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As we approach Valentine’s Day it would seem that there’s a fair bit of love involved in estate agency! Estate agents are, if anything, matchmakers after all. And just as people fall in love with the right person, so buyers also need to fall in love with a property if the sale is to succeed.
Just as a good matchmaker will not put people on a database and expect them to enter into a long term loving relationship, so our job is far more than a simple broking service. That’s why we go to great lengths to understand our buyers’ needs, preferences, hopes, desires and aspirations in respect of their future home. Only through this understanding can we guide them to the right property.
Is the property market up or is down? This month, more than ever, the answer depends on who you speak to.
For example, according to the Land Registry, a total of 850,281residential properties were sold during 2017, which is a clear 14.6% fall on 2016 (although still 30% up on the low-point of 2008). In respect of properties listed as flats, terraced, semi-detached or detached, London was hardest hit at -27% and so was Manchester, supposedly the new kid on the “where to invest” block at -24%.
However, the problem with relying on Land Registry data is that it is seldom a true reflection of what is actually happening today. The recorded data is published at up to a month after registration of completion, which can be up to two months after actual completion, which is usually a month after exchange, which is often two months after the sale was agreed. That’s a total of up to six months after the sale was agreed. That’s a long time when the market can turn on the slightest change in public confidence based on a host of economic and/or political indicators!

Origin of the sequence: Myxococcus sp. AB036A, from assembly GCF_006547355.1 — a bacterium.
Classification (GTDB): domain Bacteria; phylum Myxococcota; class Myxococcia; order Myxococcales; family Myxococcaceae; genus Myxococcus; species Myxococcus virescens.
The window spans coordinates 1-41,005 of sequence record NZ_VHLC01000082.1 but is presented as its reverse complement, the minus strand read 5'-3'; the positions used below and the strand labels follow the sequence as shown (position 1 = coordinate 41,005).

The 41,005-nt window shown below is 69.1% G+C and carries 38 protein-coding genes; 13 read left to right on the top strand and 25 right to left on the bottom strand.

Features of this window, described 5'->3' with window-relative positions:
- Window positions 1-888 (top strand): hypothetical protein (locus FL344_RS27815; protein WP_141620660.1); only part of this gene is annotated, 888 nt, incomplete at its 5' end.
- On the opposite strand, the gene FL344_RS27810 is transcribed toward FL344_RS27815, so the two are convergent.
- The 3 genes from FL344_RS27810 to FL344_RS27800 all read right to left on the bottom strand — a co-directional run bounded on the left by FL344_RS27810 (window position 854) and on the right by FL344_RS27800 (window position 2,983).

Whilst estate agents may extol the virtues of triple aspect rooms, double garages, or south-facing gardens, it’s usually the smallest of detail that makes a house irresistibly a home for us. A lovely client of mine told me this week that during the viewing of her current home, she noticed a deer and it’s fawn in the field behind her garden. She was absolutely charmed, and they decided to buy the house at once. So it may be the way the sunlight streams in through the kitchen window, or the sight of a robin on the garden gate. These little but captivating images are extremely powerful, and can easily tip a wavering viewer into making an offer.
So how can a seller use these details to make their house more appealing to buyers, and give themselves an advantage over the competition?
Photography – instead of the photographer taking lots of wide-angled shots of the main rooms (yawn), encourage him/her to photograph some evocative details: a roaring log fire, a jug of Pimms on the garden table, horses in a nearby field, a freshly baked cake on the kitchen table.
Add atmosphere to the viewing – use the same approach when it comes to viewings; add atmosphere and a sense of homeliness with clever touches. Try some subtle music playing during the viewing, put some breadcrumbs out for the birds just before they arrive, add a reading corner with a comfy chair, lamp and a good book laid as if only just put down.
Paint a picture – if you conduct your own viewings, describe to your viewers how you use each space. For example, how you love to cook whilst watching the kids play in the garden, how you walk to the nearest pub on a summer’s evening, where you put the Christmas tree. If you can help your viewers to visualise the house as a home, you will give them the best possible chance to imagine themselves living in it.